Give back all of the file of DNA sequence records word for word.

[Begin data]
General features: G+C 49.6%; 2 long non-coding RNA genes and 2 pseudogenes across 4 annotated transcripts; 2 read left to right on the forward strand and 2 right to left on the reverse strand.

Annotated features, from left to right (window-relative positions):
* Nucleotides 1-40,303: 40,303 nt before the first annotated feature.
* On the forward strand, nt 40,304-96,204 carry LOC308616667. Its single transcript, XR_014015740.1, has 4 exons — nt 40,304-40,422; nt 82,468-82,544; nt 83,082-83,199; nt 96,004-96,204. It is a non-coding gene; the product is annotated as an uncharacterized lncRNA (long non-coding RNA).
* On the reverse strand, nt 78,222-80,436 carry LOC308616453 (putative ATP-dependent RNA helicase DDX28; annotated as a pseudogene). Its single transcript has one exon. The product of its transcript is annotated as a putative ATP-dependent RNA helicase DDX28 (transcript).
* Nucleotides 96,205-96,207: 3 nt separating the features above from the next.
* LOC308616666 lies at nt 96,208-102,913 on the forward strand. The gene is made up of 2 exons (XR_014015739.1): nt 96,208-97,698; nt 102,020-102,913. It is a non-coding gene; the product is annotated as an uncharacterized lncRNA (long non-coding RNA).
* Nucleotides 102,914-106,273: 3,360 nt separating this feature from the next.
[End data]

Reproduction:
General features: G+C 49.6%; 2 long non-coding RNA genes and 2 pseudogenes across 4 annotated transcripts; 2 read left to right on the forward strand and 2 right to left on the reverse strand.

Annotated features, from left to right (window-relative positions):
* Nucleotides 1-40,303: 40,303 nt before the first annotated feature.
* On the forward strand, nt 40,304-96,204 carry LOC308616667. Its single transcript, XR_014015740.1, has 4 exons — nt 40,304-40,422; nt 82,468-82,544; nt 83,082-83,199; nt 96,004-96,204. It is a non-coding gene; the product is annotated as an uncharacterized lncRNA (long non-coding RNA).
* On the reverse strand, nt 78,222-80,436 carry LOC308616453 (putative ATP-dependent RNA helicase DDX28; annotated as a pseudogene). Its single transcript has one exon. The product of its transcript is annotated as a putative ATP-dependent RNA helicase DDX28 (transcript).
* Nucleotides 96,205-96,207: 3 nt separating the features above from the next.
* LOC308616666 lies at nt 96,208-102,913 on the forward strand. The gene is made up of 2 exons (XR_014015739.1): nt 96,208-97,698; nt 102,020-102,913. It is a non-coding gene; the product is annotated as an uncharacterized lncRNA (long non-coding RNA).
* Nucleotides 102,914-106,273: 3,360 nt separating this feature from the next.